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Flashcards in Neurological exam - SA Deck (57):
1

Can you have the same disease of a different localisation?

Yes

2

Does lesion size = CS severity?

No

3

Does CS severity = prognosis?

No

4

Does location (anatomy) = function?

Yes

5

What is using the loss of function to work out the location?

Neurolocalisation

6

How is the spinal cord divided?

- C1-C5
- C6-T2
- T3 - L3
- L4 - Cd

7

Where might a neurological lesion be located?

- BRAIN (forebrain, brainstem, cerebellum)
- SC
- Neuromuscular

8

2 aims of neuro exam

- neurologically normal or abnormal?
- localisation of lesion

9

Tools for neuro exam

- room
- chair
- yoga mat
- reflex hammer
- haemostats
- Q tips (corneal reflex)
- cotton balls
- penlight
- lens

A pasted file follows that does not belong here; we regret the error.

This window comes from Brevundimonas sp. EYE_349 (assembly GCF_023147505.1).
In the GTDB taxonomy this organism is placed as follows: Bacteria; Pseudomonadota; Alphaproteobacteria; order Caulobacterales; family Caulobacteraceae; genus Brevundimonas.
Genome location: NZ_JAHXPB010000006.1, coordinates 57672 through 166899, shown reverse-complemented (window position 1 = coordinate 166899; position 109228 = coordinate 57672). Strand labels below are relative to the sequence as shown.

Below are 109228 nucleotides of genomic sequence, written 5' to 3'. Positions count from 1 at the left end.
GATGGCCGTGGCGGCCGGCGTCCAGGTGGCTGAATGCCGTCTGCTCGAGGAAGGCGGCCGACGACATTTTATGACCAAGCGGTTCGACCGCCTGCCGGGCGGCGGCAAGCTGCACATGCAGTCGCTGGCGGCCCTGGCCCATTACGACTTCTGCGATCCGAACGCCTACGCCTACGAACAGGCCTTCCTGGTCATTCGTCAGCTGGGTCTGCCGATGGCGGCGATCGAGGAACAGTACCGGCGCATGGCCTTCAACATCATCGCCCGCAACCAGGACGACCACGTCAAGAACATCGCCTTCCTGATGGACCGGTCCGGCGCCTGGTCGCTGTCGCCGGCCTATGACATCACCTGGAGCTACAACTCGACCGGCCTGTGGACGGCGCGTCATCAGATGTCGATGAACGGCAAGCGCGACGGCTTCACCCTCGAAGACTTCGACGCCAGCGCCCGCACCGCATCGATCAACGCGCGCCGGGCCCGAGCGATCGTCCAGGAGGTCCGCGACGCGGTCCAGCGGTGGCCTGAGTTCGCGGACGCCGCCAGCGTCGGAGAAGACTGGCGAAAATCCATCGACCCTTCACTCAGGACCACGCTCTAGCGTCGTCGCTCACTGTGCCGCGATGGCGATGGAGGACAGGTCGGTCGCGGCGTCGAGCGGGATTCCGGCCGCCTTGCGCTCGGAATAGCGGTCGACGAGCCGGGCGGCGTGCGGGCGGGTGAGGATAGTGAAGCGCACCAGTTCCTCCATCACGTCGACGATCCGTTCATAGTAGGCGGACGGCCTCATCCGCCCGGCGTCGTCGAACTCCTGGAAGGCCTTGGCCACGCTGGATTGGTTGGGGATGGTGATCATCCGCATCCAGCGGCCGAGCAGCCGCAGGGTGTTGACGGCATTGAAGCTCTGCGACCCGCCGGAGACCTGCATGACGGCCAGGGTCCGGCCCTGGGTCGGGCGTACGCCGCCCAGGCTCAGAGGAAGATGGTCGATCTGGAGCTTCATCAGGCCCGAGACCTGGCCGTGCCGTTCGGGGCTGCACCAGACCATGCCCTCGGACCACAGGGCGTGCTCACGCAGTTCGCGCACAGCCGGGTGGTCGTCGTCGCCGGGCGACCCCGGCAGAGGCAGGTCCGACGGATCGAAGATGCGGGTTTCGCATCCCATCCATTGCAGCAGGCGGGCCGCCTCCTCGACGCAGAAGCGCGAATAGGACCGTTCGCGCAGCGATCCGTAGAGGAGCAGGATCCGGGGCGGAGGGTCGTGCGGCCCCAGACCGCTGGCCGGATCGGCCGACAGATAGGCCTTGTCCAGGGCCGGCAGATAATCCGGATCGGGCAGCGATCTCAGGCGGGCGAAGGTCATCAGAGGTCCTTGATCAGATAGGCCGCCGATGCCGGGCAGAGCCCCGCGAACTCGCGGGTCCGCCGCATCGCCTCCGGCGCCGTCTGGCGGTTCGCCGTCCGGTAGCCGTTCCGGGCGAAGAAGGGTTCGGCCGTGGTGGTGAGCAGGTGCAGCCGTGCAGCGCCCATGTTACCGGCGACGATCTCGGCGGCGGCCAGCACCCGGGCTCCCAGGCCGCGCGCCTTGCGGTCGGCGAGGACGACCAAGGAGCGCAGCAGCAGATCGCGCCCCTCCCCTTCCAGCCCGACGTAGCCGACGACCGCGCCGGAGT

10

State the 8 parts of the neuro exam

1. mentation
2. posture
3. gait
4. postural reactions
5. spinal reflexes
6. cranial nerves
7. palpation
8. nociception

11

Define mentation

- LEVEL of consciousness: alert, obtunded, stupor / semicoma, coma
- QUALITY of consciousness: appropriate, inappropriate (compulsion, dementia/ delerium)

12

What is assessed with posture?

- head
- limbs
- body

13

Outline head posture

- Tilt (roll) suggests vestibular disease
- Turn (yaw) suggests forebrain disease

14

Outline limb posture

- wide based stance - proprioceptive loss
- narrow based stance - weakness?
- decreased weight bearing - evidence of pain?

15

What are the 3 different body postures?

- decerebrate
- decerebellate
- Schiff-Scherrington

16

Control of gait = ?

requires integration of proprioceptive and motor systems

17

What is determined in gait analysis?

- normal or abnormal
- which limbs?
- paresis, ataxia, lame, combination?

18

Define paresis

- decreased voluntary movement
- can be UMN or LMN
- differentiation cannot be based on severity alone